It is therefore widely accepted that in the medium-term revenue increases will be relied upon to meet some of the adjustment needs. Indeed, the action by congress in December 2004 to increase the rates on certain “sin taxes”, reflect a growing awareness in FSM that revenue increases must be part of the adjustment effort. For the longer-term, the government has for some time been considering a comprehensive tax reform program, two main features of which, are the value-added-tax and improvements in tax and customs administration. Good progress has been made recently in improving the customs and tax administration, including the introduction of the an automated customs clearance system to modernize customs procedures, self-assessment has been introduced, and international codes and classifications have been put in place. The authorities have opted for a cautious approach to the VAT, and are somewhat constrained by the constitutional (and resulting practical) constraints outlined in the staff report. To reinvigorate the momentum on tax reform, a high-level task force on tax reform was officially established last month by a Presidential Order. To ensure consensus, the task force decided that it will now take a step back and consider all possible alternatives for reforming the tax system with the view to selecting one that is most suited for FSM’s unique circumstances. It has invited PFTAC to give a presentation on the VAT in the next task force meeting scheduled for the coming month.
The first round of fiscal consolidation, in preparation for the second compact funding step-down in 1997, had noticeable adverse economic impacts. The country saw a sharp rise in migration to the US in the period immediately following the government’s implementation of its PRSP, which focused on retrenchment of government workers. That experience underscores to the authorities that any further fiscal consolidation in preparation for reduced compact assistance must be complemented by a more aggressive private sector development program. Against this background, the authorities are attaching more importance to pursuing private sector development.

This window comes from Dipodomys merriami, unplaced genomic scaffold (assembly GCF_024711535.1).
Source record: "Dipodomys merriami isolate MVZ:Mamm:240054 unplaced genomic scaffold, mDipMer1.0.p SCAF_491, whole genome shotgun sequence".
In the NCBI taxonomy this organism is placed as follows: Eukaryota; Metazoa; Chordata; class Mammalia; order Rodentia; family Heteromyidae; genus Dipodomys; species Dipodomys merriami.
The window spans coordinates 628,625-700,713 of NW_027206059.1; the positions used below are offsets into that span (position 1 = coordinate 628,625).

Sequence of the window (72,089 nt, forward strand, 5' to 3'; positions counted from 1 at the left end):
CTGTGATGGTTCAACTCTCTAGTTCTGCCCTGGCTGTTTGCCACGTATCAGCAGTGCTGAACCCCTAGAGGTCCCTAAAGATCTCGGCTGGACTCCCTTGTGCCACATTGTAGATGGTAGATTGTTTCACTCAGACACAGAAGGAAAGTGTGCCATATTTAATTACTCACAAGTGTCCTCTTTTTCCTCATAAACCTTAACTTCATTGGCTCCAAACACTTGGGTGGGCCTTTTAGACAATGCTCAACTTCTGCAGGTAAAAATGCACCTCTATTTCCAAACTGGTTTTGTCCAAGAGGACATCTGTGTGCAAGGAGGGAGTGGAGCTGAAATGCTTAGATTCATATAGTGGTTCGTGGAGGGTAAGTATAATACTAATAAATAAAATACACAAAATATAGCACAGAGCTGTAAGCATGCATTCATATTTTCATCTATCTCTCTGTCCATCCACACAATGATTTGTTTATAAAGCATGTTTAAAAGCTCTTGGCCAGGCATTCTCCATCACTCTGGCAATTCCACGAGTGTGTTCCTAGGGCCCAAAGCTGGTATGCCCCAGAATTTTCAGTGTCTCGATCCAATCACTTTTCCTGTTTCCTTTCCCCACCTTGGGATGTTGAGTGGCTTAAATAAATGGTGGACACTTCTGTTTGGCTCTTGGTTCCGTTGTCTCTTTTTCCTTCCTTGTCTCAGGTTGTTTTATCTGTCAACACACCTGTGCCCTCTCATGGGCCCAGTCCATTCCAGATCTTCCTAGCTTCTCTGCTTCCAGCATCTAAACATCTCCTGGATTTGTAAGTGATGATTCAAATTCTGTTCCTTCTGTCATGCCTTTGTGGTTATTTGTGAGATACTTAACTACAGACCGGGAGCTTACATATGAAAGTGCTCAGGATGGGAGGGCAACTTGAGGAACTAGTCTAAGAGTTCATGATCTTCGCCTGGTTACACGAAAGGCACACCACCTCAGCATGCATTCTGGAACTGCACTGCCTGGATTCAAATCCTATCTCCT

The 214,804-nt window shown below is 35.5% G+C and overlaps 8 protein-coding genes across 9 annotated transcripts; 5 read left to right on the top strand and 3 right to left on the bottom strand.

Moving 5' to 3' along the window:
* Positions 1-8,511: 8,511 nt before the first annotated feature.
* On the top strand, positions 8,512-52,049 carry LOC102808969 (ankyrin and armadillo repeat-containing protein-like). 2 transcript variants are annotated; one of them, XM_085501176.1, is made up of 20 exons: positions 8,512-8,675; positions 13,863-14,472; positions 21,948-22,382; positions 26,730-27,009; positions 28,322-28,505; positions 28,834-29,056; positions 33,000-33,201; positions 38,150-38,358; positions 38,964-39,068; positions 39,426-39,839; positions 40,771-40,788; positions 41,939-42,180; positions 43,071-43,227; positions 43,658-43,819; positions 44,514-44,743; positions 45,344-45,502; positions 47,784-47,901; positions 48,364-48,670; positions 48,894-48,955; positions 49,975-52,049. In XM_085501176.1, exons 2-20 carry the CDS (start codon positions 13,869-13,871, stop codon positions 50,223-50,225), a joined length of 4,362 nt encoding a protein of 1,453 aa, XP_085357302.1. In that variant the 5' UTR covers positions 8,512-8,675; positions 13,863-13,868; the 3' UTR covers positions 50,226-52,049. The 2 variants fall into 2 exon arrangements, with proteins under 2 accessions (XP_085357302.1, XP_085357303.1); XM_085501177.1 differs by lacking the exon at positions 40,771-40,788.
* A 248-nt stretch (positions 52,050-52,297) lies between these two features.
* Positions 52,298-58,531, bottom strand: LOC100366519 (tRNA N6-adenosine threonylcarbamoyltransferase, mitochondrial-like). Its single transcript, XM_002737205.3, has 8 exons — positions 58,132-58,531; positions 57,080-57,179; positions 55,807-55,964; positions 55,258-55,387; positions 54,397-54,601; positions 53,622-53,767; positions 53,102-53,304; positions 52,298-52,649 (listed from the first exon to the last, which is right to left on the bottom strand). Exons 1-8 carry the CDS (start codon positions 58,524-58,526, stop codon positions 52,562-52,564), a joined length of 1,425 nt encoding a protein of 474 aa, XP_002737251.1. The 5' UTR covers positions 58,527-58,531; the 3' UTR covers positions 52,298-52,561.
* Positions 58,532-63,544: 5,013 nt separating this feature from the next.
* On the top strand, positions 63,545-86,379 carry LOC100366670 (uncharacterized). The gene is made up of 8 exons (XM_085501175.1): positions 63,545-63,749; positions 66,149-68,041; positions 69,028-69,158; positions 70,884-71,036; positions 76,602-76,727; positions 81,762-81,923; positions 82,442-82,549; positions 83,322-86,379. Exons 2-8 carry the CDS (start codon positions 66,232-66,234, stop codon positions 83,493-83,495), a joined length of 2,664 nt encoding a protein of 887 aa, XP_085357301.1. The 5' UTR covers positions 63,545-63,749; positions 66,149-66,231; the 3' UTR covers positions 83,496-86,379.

To support private sector development, discussions on the allocation of annual compact sectoral grants has resulted in agreement to protect the infrastructure sector grant to a minimum of 30 percent of annual compact grants. To build on earlier progress to improve the investment environment, the authorities are now implementing an ADB-funded Private Sector Development (PSD) project/program loan. Under the on-going PSD project, progress has been made in improving the capacity and management of land administration offices in the state governments. Consistent with one of the policy conditions, the nation’s first bankruptcy law was passed by the FSM congress last month. Further work in strengthening the legal and regulatory framework is expected under the program. My authorities are committed to taking the measures needed to ensure the success of this programme. More generally, they welcome sustained engagement with development partners and agencies, such as the Fund where the real pressure points might be that hold back the development of a truly self-sustaining private sector in a small isolated multi-island economy.
Improving the pace of reform implementation